This Rood loft and its Screen is probably the most famous in the world. It Is a most beautiful and most perfect piece of carving seen anywhere, and we must bear in mind that the tools used were simple and rather crude - a chisel and mallet.
The date is uncertain - some say early fourteenth century (about 1320 A.D.); others date it 250 years later. If the latter date is correct, then it could not have come from Cymer Abbey.
Detail of Rood Screen
It is much too complicated for me to give all the details of the Loft - such as the panels, the diamonds, ogees and ovals, the feathering, the owers, the berries, quatrefoils and abstract forms.
Suf ce it to say that the Loft is 20 feet 9 inches (6.32m) from north to south, and 5 feet 9 inches (1.75m) wide. On the western side the panels are closed, but on the eastern side the panels are trellis work, 17 in all and no two of the same design.Through the gaps in the trellis work the minstrels and choristers of old could see the altar without themselves being seen by the congregation. The greater beauty of the carving is on the eastern side and must be seen to be appreciated.
The sockets for the rood crosses are still to be seen, as are the stands or niches for the images. I wonder what happened to the two crosses and the images, perhaps destroyed or hidden in some barn and forgotten.
The Loft door is in the north wall of the Church and until the present vestry and organ chamber were built in the nineteenth century, it was an outside door.
We can thank God for the love and care of our forefathers who so me- ticulously restored where necessary the ravages of time on this master- piece. The task has been accomplished so well that only the expert can recognize the modern from the ancient.
It is difficult to give an exact date to the font, but it is very interesting as it is square outside and round inside - some say it is Norman or even pre-Norman but we are safe in saying “Very ancient".
It could very well be older than the Church itself.
At least one window is sixteenth century and can be seen on the north side near the vestry door. The stained glass windows are modem and add to the beauty of the building, especially the East Window.
The many monuments in the Church are in memory of members of the Peniarth family, many of whom have been laid to rest in vaults under the chancel.
An old altar, a plain slate slab with the ve crosses clearly marked, has been embedded In the east wall under the window, probably placed there in 1858.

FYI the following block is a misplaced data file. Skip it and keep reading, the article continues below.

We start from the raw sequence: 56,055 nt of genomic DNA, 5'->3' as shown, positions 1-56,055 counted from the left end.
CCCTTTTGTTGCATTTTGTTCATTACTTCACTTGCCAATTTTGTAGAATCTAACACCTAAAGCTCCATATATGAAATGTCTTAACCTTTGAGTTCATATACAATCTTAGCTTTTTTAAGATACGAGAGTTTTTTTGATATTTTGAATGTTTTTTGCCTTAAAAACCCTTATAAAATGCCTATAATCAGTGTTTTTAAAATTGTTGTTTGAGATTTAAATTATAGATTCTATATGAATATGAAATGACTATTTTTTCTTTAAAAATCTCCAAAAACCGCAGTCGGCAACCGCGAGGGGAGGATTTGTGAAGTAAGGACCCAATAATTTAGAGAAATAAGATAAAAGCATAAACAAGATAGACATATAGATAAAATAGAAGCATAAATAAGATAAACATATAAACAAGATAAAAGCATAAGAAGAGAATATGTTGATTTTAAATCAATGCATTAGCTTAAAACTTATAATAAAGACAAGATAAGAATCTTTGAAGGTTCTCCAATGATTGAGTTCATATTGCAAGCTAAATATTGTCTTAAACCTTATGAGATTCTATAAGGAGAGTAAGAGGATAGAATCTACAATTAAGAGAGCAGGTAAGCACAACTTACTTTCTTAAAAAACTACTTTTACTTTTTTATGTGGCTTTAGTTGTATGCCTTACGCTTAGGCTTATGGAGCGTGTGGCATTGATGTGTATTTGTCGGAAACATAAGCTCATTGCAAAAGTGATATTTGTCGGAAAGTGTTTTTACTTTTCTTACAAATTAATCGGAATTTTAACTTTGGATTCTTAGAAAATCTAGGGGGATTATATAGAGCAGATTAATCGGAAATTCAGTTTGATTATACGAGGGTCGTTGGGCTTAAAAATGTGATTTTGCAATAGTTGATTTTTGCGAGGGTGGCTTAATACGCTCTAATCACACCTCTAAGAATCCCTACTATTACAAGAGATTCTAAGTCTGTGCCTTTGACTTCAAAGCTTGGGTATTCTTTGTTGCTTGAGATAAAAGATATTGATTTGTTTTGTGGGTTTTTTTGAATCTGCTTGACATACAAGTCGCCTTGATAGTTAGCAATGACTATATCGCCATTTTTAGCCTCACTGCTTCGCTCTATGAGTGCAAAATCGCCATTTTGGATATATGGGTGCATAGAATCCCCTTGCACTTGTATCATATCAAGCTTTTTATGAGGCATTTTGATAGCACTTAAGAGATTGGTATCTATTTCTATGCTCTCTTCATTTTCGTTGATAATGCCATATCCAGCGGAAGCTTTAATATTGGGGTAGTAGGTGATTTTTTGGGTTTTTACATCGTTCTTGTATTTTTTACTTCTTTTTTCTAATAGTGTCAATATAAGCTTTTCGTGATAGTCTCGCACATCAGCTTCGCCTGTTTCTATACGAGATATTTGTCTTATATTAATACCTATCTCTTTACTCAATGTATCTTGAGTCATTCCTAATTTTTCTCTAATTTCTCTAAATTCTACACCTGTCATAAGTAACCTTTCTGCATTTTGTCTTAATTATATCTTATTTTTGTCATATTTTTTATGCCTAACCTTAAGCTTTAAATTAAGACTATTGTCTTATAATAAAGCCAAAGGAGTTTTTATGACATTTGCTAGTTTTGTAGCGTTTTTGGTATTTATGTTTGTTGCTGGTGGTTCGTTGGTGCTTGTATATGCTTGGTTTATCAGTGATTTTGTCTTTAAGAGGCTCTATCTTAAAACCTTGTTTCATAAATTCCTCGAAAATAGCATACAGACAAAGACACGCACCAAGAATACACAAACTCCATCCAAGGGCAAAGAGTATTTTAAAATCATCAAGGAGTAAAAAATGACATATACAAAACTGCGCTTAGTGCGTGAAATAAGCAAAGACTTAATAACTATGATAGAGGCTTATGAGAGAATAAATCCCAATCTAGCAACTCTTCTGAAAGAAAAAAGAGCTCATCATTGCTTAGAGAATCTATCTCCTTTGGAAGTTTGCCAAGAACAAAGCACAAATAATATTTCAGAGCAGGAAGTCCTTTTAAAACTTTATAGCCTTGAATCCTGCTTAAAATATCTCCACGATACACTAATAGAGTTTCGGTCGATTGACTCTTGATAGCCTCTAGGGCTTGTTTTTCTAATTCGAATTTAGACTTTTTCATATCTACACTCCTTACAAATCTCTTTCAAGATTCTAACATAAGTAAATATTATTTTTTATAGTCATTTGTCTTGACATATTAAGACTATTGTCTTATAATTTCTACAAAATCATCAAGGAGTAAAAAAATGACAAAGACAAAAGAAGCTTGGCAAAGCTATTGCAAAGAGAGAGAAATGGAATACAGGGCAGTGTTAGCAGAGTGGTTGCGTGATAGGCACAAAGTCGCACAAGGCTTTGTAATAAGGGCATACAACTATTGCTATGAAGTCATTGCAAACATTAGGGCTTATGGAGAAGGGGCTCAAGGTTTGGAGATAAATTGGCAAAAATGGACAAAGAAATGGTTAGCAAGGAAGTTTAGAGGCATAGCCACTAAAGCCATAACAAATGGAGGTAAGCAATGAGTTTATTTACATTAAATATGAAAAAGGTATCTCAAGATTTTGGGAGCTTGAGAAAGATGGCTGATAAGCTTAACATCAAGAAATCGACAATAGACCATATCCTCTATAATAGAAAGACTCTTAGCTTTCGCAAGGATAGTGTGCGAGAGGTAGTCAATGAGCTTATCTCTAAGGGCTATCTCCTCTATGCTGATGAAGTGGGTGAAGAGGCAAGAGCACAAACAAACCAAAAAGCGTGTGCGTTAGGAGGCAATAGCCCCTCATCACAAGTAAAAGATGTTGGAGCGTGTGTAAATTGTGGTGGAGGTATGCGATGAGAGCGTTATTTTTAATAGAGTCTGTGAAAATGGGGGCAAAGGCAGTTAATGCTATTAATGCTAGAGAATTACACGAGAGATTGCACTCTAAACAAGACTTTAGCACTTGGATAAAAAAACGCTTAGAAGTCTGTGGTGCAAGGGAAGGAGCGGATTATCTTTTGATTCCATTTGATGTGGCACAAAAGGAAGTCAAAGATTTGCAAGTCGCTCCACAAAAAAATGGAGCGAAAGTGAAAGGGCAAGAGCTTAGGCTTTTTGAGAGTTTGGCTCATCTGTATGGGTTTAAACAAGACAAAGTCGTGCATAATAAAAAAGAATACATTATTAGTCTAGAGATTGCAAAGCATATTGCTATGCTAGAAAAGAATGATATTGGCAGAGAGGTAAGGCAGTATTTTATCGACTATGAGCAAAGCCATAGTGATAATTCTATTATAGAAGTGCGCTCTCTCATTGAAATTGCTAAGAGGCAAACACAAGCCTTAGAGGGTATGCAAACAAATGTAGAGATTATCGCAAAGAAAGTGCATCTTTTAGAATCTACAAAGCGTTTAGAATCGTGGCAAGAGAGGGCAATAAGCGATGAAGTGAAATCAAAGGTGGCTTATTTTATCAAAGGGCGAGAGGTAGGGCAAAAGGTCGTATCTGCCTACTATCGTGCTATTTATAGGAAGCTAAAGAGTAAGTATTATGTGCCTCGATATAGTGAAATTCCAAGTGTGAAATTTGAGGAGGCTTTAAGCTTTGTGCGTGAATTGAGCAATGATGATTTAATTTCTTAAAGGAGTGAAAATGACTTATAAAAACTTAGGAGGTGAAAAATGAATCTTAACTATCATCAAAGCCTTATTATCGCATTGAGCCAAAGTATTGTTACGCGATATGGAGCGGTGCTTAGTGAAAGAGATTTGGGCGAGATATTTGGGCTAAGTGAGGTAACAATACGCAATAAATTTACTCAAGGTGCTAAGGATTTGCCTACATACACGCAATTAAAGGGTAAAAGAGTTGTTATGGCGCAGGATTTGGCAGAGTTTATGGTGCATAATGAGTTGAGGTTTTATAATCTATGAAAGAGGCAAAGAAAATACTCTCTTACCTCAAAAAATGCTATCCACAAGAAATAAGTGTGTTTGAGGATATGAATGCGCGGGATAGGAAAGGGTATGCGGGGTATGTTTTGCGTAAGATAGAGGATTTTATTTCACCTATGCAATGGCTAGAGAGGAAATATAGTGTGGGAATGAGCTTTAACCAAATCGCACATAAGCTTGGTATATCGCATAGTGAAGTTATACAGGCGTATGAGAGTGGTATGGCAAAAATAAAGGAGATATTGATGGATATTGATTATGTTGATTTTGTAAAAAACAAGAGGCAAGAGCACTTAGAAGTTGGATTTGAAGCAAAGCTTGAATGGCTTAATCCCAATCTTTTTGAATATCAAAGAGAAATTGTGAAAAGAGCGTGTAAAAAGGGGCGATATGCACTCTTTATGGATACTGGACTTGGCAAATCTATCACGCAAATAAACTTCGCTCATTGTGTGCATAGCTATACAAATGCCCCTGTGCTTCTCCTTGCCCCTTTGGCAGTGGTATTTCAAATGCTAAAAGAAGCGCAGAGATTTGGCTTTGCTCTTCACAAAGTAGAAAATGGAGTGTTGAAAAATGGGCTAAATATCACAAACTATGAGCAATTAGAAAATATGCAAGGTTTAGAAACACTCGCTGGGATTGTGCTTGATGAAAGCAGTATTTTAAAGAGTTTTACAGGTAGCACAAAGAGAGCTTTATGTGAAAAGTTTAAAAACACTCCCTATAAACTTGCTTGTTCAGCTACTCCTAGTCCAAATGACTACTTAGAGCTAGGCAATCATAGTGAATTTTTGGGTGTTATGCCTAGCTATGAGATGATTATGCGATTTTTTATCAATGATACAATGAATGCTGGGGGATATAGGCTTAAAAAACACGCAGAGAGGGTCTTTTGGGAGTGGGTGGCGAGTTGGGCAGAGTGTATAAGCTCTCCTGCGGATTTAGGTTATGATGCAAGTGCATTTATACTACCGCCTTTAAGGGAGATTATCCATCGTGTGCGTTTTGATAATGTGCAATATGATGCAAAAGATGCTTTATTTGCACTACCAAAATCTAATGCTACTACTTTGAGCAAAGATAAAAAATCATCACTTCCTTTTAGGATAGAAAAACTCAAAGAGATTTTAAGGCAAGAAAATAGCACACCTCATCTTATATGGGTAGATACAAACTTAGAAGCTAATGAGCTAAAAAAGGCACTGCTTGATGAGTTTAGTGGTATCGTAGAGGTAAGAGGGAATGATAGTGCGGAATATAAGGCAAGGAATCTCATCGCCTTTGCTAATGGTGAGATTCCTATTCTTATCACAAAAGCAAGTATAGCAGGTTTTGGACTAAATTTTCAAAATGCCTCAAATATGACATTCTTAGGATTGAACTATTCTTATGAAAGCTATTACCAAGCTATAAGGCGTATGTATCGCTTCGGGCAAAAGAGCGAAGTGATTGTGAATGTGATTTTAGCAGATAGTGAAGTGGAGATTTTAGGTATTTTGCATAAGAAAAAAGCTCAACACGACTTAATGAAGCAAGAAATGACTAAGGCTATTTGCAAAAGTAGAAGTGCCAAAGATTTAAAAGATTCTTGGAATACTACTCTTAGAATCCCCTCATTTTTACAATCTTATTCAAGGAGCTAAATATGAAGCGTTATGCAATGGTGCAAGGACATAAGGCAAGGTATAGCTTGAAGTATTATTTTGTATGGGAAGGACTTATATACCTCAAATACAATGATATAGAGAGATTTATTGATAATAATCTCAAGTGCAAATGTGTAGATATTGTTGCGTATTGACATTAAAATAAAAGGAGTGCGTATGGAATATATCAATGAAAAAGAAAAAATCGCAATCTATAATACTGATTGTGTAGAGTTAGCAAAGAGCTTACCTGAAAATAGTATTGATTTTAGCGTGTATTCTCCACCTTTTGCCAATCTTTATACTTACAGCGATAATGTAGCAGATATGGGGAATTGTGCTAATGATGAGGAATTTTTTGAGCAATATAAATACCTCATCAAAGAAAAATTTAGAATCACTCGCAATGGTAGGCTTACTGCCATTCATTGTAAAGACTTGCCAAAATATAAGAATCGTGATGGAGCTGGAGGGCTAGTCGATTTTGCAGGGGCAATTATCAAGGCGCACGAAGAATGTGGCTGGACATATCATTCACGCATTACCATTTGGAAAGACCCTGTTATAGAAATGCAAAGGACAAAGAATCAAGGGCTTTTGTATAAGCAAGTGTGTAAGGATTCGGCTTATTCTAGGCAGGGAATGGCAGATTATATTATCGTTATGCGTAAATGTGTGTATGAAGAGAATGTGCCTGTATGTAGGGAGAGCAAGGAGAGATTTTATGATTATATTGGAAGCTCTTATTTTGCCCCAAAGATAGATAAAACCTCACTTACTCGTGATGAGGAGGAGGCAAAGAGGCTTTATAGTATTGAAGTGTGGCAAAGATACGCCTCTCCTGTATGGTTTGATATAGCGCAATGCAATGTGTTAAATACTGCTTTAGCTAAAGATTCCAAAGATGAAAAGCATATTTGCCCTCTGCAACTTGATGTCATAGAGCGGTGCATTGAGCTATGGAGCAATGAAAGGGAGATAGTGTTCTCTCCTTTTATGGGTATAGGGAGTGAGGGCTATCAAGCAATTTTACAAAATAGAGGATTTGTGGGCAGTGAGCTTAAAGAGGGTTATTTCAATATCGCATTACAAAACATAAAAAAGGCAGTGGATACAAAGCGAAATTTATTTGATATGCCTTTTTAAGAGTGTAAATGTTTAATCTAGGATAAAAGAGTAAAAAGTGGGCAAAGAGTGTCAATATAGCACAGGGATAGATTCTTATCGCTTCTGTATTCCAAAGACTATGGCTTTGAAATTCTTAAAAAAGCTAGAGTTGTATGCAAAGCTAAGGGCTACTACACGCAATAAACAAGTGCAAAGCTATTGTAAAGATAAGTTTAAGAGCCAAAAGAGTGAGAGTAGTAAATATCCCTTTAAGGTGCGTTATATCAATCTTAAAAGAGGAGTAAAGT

It was on 30th January 1872 that the organ was restored - a second-hand buy, but It has served the Church well for over a hundred years, and we hope for many years yet. In 1876 it was placed in its present position when the Vestry and organ chamber were built.
The porch faces south and has stone seats - it could be older than the Church. How interesting it would be to hear all that has been said in the porch! How many fairs announced, how many deeds and wills and other documents signed - what transactions took place there? Whatever happened, of one thing we can be certain: as hundreds of worshippers throughout the centuries stepped into the porch, they remembered they were entering the House of God.
On the south outside wall of the chancel (near the window) is a stone
on which is Incised an equal-armed cross, which can clearly be seen at noon when the sun shines brightly on it. It has been suggested that it is a consecration stone which may be from an earlier church than the present one.
The bell is just over 100 years old. On it is inscribed 'The gift of W.R.M. Wynne, Esq., June IV, MCDDDLXXIV". The Terrier of 1776 mentions another bell - where, I wonder, is it now?
Unfortunately, we have to admit that the exact date of building the Church is not known, though the Perpendicular style dates it at 1350
to 1500, but because of the change of name from St. Egryn to St. Mary and the years that the old saint preached the Gospel in the land of Wales, we can be fairly certain that many stones in the present Church were used in an earlier building. The document Norwich Taxatio of 1253 mentions the Church, and it is also mentioned in a tithe document of 1291. The Church is old and has been carefully repaired throughout the centuries.
In 1573 one Rhys ap Gruffydd of Tyddyn Gwyn in Bodowyn left in his will a part of his estate to meet the cost of repairs then in progress at Llanegryn Church. It is possible that the Rood Loft was erected in that year. About 200 years later - In 1770 - new rafters and a new roof were placed on the Church. A number of smaller but Important repairs were executed from 1858 to 1876. It is gratifying to record that not only the people of ancient days and those of the last three centuries cared for Llanegryn Church. The people of this atomic age also cherish this simple House of God. A few years ago all the priceless timber-work was treated against the ravages of worm and during 1965-66 there was extensive restoration, the chief being the re-roofing of the whole building and supplying a new heating system at a cost of nearly £3,000.
How much, one wonders, did it cost to build the Church many hun- dreds of years ago? The people of those far-off days knew nothing of the heating and lighting systems of today. It is safe to assume they had neither heat nor light, and the oor was merely bare soil with perhaps rushes to keep the feet warm, The worshippers of old endured hardship and toiled, not only for themselves but for future generations. We thank God for them and for the many in our own time who care so much for St. Egryn's Church.
Until 1883 the Churchyard was round, It was then extended and the Lych-gate carefully removed to its present position.